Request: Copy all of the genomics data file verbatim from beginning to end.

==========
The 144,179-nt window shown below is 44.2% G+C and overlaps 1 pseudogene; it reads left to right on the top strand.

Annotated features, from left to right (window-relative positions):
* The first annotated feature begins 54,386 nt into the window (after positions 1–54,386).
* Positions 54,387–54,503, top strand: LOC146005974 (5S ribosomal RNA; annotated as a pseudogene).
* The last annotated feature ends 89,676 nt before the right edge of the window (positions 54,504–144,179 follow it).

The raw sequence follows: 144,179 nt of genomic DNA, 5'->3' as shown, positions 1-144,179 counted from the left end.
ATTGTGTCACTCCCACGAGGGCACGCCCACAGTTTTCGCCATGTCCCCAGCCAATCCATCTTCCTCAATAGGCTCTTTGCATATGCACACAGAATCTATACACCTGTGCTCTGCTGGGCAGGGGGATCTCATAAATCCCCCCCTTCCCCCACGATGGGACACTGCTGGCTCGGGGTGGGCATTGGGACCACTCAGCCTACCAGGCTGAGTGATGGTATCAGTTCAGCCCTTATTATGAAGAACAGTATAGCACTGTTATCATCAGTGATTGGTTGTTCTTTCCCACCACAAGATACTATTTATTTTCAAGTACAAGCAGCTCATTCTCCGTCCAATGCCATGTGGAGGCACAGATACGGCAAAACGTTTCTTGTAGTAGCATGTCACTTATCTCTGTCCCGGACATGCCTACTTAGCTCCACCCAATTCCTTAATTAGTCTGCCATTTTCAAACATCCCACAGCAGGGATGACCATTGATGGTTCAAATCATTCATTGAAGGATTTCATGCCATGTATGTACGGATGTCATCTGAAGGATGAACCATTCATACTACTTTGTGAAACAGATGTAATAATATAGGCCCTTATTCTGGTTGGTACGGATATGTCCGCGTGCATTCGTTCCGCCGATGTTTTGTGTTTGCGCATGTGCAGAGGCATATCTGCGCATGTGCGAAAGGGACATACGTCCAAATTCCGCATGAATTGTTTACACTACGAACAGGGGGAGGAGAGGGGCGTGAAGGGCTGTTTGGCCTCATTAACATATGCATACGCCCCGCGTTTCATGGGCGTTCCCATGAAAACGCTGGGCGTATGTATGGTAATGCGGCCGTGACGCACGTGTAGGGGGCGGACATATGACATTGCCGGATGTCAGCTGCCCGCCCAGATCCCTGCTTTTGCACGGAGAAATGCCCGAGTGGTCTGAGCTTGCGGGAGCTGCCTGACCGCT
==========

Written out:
The 144,179-nt window shown below is 44.2% G+C and overlaps 1 pseudogene; it reads left to right on the top strand.

Annotated features, from left to right (window-relative positions):
* The first annotated feature begins 54,386 nt into the window (after positions 1–54,386).
* Positions 54,387–54,503, top strand: LOC146005974 (5S ribosomal RNA; annotated as a pseudogene).
* The last annotated feature ends 89,676 nt before the right edge of the window (positions 54,504–144,179 follow it).

The raw sequence follows: 144,179 nt of genomic DNA, 5'->3' as shown, positions 1-144,179 counted from the left end.
ATTGTGTCACTCCCACGAGGGCACGCCCACAGTTTTCGCCATGTCCCCAGCCAATCCATCTTCCTCAATAGGCTCTTTGCATATGCACACAGAATCTATACACCTGTGCTCTGCTGGGCAGGGGGATCTCATAAATCCCCCCCTTCCCCCACGATGGGACACTGCTGGCTCGGGGTGGGCATTGGGACCACTCAGCCTACCAGGCTGAGTGATGGTATCAGTTCAGCCCTTATTATGAAGAACAGTATAGCACTGTTATCATCAGTGATTGGTTGTTCTTTCCCACCACAAGATACTATTTATTTTCAAGTACAAGCAGCTCATTCTCCGTCCAATGCCATGTGGAGGCACAGATACGGCAAAACGTTTCTTGTAGTAGCATGTCACTTATCTCTGTCCCGGACATGCCTACTTAGCTCCACCCAATTCCTTAATTAGTCTGCCATTTTCAAACATCCCACAGCAGGGATGACCATTGATGGTTCAAATCATTCATTGAAGGATTTCATGCCATGTATGTACGGATGTCATCTGAAGGATGAACCATTCATACTACTTTGTGAAACAGATGTAATAATATAGGCCCTTATTCTGGTTGGTACGGATATGTCCGCGTGCATTCGTTCCGCCGATGTTTTGTGTTTGCGCATGTGCAGAGGCATATCTGCGCATGTGCGAAAGGGACATACGTCCAAATTCCGCATGAATTGTTTACACTACGAACAGGGGGAGGAGAGGGGCGTGAAGGGCTGTTTGGCCTCATTAACATATGCATACGCCCCGCGTTTCATGGGCGTTCCCATGAAAACGCTGGGCGTATGTATGGTAATGCGGCCGTGACGCACGTGTAGGGGGCGGACATATGACATTGCCGGATGTCAGCTGCCCGCCCAGATCCCTGCTTTTGCACGGAGAAATGCCCGAGTGGTCTGAGCTTGCGGGAGCTGCCTGACCGCT